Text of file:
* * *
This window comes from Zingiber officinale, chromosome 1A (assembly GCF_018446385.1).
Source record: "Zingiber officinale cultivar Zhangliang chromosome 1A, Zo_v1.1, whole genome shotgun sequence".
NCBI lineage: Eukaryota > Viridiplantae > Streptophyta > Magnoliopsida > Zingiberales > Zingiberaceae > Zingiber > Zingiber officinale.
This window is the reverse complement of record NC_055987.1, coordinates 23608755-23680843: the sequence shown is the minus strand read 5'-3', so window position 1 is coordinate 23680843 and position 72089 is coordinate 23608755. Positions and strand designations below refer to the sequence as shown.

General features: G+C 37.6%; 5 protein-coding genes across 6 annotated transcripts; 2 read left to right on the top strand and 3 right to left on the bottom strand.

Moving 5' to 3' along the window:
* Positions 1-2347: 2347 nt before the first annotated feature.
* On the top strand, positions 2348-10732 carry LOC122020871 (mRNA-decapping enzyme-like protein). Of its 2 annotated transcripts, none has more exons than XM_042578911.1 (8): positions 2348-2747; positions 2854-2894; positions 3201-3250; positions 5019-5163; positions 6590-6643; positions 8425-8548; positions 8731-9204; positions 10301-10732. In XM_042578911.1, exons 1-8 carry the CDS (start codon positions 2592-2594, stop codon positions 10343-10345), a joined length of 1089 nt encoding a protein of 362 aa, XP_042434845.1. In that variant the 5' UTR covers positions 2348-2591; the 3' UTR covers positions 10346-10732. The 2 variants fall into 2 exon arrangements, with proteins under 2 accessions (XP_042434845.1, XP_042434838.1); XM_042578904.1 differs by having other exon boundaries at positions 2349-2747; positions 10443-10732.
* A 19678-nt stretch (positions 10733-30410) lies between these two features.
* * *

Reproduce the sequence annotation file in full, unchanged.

This window comes from Zingiber officinale, chromosome 1A (assembly GCF_018446385.1).
Source record: "Zingiber officinale cultivar Zhangliang chromosome 1A, Zo_v1.1, whole genome shotgun sequence".
NCBI lineage: Eukaryota > Viridiplantae > Streptophyta > Magnoliopsida > Zingiberales > Zingiberaceae > Zingiber > Zingiber officinale.
This window is the reverse complement of record NC_055987.1, coordinates 23608755-23680843: the sequence shown is the minus strand read 5'-3', so window position 1 is coordinate 23680843 and position 72089 is coordinate 23608755. Positions and strand designations below refer to the sequence as shown.

General features: G+C 37.6%; 5 protein-coding genes across 6 annotated transcripts; 2 read left to right on the top strand and 3 right to left on the bottom strand.

Moving 5' to 3' along the window:
* Positions 1-2347: 2347 nt before the first annotated feature.
* On the top strand, positions 2348-10732 carry LOC122020871 (mRNA-decapping enzyme-like protein). Of its 2 annotated transcripts, none has more exons than XM_042578911.1 (8): positions 2348-2747; positions 2854-2894; positions 3201-3250; positions 5019-5163; positions 6590-6643; positions 8425-8548; positions 8731-9204; positions 10301-10732. In XM_042578911.1, exons 1-8 carry the CDS (start codon positions 2592-2594, stop codon positions 10343-10345), a joined length of 1089 nt encoding a protein of 362 aa, XP_042434845.1. In that variant the 5' UTR covers positions 2348-2591; the 3' UTR covers positions 10346-10732. The 2 variants fall into 2 exon arrangements, with proteins under 2 accessions (XP_042434845.1, XP_042434838.1); XM_042578904.1 differs by having other exon boundaries at positions 2349-2747; positions 10443-10732.
* A 19678-nt stretch (positions 10733-30410) lies between these two features.